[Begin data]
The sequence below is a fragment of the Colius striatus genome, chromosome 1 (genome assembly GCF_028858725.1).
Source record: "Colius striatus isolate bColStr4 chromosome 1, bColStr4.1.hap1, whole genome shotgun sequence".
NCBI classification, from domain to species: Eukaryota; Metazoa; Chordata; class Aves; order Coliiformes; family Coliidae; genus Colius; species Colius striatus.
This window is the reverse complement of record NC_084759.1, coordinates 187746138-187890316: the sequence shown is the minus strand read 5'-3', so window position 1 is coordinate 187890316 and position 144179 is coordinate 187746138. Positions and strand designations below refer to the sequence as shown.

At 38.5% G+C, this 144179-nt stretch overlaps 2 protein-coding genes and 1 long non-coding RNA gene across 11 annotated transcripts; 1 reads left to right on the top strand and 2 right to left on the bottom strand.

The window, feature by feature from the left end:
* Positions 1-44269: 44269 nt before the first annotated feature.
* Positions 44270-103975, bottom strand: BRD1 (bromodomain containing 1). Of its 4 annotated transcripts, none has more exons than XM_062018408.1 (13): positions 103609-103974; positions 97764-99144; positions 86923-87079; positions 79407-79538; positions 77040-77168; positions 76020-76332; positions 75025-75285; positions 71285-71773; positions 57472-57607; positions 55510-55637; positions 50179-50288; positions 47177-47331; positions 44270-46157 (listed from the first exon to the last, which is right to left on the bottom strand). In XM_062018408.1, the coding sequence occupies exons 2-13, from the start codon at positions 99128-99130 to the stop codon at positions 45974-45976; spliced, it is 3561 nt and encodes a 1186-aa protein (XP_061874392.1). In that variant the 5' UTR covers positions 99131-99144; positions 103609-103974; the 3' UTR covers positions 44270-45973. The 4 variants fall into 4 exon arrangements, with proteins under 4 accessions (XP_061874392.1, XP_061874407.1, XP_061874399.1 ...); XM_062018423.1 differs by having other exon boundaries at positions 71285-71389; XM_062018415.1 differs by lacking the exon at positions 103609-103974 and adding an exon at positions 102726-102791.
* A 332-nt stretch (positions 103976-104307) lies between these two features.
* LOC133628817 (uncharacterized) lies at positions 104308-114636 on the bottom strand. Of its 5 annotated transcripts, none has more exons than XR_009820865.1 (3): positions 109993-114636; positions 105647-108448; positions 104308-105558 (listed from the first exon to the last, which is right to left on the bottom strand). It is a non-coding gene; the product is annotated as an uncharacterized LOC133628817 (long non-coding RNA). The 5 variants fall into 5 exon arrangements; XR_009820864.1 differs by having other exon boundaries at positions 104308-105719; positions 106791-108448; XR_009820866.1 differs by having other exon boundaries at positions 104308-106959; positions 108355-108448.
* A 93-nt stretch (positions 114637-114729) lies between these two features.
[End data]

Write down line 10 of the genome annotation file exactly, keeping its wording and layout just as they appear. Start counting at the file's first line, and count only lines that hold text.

* LOC133628817 (uncharacterized) lies at positions 104308-114636 on the bottom strand. Of its 5 annotated transcripts, none has more exons than XR_009820865.1 (3): positions 109993-114636; positions 105647-108448; positions 104308-105558 (listed from the first exon to the last, which is right to left on the bottom strand). It is a non-coding gene; the product is annotated as an uncharacterized LOC133628817 (long non-coding RNA). The 5 variants fall into 5 exon arrangements; XR_009820864.1 differs by having other exon boundaries at positions 104308-105719; positions 106791-108448; XR_009820866.1 differs by having other exon boundaries at positions 104308-106959; positions 108355-108448.